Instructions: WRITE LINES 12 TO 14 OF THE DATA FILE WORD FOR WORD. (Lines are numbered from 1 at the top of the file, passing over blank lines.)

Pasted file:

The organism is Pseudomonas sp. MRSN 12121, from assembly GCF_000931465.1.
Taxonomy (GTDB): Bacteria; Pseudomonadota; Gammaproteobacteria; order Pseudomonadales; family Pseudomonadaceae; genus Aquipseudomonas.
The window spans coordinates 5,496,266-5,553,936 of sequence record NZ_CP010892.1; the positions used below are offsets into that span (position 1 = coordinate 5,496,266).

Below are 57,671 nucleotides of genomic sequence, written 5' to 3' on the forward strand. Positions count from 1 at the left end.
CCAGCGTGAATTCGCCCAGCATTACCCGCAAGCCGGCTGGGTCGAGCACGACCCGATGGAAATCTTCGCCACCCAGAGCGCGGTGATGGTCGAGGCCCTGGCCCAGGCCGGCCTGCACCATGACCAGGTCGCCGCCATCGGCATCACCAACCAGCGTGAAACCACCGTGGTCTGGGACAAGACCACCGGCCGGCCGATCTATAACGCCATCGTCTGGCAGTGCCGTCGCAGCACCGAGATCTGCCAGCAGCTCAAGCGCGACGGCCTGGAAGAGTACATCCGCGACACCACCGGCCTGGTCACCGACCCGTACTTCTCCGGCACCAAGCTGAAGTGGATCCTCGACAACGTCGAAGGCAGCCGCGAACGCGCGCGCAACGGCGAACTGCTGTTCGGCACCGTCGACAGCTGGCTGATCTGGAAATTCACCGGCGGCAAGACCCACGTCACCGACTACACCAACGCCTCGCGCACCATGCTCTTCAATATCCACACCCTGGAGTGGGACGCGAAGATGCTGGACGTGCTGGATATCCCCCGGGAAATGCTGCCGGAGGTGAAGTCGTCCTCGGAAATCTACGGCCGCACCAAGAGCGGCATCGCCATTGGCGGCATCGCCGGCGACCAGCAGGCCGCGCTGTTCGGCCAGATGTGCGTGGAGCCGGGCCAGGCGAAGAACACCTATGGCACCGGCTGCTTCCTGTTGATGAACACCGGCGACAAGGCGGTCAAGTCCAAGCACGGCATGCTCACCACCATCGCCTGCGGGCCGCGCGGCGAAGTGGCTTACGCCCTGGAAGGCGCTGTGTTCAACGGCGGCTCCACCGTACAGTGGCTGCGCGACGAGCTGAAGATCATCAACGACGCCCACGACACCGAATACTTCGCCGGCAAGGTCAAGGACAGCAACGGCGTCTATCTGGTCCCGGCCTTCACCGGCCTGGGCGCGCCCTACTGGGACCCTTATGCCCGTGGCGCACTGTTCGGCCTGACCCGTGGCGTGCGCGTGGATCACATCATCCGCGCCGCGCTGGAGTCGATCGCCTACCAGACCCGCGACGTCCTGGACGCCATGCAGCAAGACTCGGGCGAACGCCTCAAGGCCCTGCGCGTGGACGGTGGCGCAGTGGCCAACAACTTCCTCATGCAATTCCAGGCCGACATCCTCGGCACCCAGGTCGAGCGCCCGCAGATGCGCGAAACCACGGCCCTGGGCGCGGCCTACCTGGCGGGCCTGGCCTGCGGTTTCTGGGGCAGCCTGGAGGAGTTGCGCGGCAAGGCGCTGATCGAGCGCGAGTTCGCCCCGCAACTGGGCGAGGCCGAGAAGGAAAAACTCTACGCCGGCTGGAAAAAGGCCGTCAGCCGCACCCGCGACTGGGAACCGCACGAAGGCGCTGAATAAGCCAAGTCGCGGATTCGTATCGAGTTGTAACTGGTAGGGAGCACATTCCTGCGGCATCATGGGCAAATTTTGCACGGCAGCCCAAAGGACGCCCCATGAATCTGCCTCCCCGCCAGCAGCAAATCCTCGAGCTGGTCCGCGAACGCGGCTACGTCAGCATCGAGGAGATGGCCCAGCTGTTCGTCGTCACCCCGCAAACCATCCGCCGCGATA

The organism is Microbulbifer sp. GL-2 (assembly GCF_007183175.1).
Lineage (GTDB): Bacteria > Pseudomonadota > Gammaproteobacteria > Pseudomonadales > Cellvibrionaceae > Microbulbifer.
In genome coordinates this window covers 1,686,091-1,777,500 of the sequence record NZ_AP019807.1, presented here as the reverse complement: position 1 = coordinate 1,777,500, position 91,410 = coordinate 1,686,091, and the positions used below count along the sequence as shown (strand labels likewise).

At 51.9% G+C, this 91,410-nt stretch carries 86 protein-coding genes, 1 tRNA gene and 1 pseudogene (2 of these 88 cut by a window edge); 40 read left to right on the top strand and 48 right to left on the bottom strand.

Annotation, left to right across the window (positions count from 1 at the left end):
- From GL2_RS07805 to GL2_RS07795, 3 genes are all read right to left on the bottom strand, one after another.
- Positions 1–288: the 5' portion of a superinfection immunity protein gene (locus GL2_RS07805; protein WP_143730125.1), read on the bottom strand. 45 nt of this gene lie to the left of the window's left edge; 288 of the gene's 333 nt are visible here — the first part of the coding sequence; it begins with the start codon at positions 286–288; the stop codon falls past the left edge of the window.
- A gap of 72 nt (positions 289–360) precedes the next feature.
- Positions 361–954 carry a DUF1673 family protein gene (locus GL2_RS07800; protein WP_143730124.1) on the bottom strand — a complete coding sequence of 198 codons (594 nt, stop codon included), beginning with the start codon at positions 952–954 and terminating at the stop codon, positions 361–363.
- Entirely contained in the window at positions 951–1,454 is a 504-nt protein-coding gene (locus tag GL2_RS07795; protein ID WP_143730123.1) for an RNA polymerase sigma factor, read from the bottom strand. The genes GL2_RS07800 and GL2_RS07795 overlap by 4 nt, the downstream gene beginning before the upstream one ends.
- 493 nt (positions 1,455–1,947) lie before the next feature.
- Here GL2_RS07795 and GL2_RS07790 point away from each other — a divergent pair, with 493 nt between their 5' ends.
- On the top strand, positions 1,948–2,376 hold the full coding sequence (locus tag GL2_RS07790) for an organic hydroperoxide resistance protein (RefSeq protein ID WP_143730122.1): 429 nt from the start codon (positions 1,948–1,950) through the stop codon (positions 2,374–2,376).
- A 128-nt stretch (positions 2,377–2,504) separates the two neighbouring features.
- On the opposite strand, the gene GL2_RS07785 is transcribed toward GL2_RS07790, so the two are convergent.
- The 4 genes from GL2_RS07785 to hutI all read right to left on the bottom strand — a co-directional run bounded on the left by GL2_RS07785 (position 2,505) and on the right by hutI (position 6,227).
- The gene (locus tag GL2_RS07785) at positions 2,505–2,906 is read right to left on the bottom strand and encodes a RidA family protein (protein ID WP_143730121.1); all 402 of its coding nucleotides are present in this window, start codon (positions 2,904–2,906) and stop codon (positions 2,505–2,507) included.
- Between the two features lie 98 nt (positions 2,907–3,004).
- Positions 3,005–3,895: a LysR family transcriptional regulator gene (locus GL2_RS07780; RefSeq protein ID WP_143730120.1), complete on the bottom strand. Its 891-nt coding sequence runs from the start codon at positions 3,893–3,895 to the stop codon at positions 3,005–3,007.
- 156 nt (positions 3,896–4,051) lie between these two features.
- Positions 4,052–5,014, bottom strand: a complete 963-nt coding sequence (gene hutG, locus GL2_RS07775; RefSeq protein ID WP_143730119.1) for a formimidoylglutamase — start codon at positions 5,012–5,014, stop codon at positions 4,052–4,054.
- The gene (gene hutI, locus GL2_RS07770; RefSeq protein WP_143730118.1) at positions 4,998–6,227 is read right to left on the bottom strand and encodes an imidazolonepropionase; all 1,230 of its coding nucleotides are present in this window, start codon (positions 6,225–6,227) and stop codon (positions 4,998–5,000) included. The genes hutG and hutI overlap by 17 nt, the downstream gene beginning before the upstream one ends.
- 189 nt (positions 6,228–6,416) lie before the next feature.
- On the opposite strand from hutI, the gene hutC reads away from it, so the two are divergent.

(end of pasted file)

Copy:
- Positions 1–288: the 5' portion of a superinfection immunity protein gene (locus GL2_RS07805; protein WP_143730125.1), read on the bottom strand. 45 nt of this gene lie to the left of the window's left edge; 288 of the gene's 333 nt are visible here — the first part of the coding sequence; it begins with the start codon at positions 286–288; the stop codon falls past the left edge of the window.
- A gap of 72 nt (positions 289–360) precedes the next feature.
- Positions 361–954 carry a DUF1673 family protein gene (locus GL2_RS07800; protein WP_143730124.1) on the bottom strand — a complete coding sequence of 198 codons (594 nt, stop codon included), beginning with the start codon at positions 952–954 and terminating at the stop codon, positions 361–363.